If someone believes the lunar landing was a hoax, that person must have a mental illness, or so it was once thought. However, the prevalence of belief in conspiracy theories – ranging from 9/11 to John F. Kennedy’s assassination – is so extensive that a new discipline has emerged to take a deeper look. It is called conspiracy theory psychology.
So what psychological characteristics lead to a general belief in conspiracies? According to a 1999 study led by researchers at New Mexico State University, the strongest predictor is a “lack of trust.”
“People low in trust of others are likely to believe that others are colluding against them,” the authors concluded.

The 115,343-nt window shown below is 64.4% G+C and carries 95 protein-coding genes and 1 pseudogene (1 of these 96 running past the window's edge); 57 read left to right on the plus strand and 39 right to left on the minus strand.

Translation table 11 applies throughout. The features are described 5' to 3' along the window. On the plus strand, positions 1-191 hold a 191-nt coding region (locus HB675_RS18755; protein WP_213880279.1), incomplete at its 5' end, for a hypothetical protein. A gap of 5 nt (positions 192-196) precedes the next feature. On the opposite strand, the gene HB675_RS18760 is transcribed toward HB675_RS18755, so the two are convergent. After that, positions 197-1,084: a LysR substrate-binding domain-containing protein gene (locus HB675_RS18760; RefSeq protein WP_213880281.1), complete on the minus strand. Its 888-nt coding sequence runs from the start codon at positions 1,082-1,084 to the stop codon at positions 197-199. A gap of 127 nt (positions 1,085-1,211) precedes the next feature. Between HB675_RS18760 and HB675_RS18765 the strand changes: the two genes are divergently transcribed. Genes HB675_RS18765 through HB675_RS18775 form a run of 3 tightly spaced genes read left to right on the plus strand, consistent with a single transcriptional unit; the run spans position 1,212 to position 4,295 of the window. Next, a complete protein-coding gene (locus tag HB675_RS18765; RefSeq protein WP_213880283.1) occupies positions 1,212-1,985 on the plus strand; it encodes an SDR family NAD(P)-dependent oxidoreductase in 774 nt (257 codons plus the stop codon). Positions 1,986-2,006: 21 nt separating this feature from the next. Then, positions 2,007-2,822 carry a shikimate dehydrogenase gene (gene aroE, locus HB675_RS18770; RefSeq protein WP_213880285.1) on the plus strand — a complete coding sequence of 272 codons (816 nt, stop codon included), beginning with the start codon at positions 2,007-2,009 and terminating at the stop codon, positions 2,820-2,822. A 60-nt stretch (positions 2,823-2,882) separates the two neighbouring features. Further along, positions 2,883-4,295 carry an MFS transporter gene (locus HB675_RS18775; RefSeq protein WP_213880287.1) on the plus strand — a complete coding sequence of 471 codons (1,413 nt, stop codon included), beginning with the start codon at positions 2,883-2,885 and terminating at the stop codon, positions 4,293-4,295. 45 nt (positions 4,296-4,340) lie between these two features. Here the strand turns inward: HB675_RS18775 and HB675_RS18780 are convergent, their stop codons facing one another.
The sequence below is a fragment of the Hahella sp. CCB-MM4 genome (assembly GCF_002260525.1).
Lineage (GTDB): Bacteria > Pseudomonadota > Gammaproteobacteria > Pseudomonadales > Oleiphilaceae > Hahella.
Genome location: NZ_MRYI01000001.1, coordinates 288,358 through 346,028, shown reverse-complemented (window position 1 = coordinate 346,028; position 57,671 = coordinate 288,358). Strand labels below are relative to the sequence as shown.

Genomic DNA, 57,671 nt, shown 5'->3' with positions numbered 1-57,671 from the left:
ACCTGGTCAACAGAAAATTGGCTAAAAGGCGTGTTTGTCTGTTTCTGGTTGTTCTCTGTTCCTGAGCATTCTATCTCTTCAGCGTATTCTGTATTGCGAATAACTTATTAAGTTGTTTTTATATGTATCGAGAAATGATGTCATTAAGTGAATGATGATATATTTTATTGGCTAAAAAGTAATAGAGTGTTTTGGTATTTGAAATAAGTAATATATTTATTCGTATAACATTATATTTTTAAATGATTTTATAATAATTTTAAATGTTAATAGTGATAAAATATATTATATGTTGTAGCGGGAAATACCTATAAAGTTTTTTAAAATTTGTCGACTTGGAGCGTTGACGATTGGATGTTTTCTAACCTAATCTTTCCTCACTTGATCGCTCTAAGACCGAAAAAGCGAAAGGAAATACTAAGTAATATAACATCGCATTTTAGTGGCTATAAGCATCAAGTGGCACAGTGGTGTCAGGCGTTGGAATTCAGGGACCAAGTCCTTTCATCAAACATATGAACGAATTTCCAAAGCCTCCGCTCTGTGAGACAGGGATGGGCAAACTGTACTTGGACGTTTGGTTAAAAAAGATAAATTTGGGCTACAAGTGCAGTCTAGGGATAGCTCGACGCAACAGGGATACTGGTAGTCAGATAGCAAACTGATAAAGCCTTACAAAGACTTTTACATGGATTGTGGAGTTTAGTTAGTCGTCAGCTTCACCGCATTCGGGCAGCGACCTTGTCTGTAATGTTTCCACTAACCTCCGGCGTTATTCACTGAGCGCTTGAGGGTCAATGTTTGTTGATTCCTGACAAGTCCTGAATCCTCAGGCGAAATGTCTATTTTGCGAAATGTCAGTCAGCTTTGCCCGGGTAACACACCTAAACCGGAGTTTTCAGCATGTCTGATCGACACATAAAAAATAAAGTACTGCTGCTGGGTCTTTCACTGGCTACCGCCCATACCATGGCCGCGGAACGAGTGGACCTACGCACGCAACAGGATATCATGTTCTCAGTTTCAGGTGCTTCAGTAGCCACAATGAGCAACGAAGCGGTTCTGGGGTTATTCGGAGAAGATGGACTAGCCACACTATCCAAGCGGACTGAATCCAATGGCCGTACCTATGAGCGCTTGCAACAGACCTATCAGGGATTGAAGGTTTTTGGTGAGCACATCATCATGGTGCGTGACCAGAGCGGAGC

A later study led by a team at the University of Westminster drew similar conclusions, and also linked belief in conspiracies to “political cynicism.”
The extreme form of distrust and cynicism can lead to paranoia. The milder form is the much more common cognitive bias known as the “fundamental attribution error.” This bias leads us to attribute peoples’ behavior to personality traits while excluding the importance of chance as well as situational factors.
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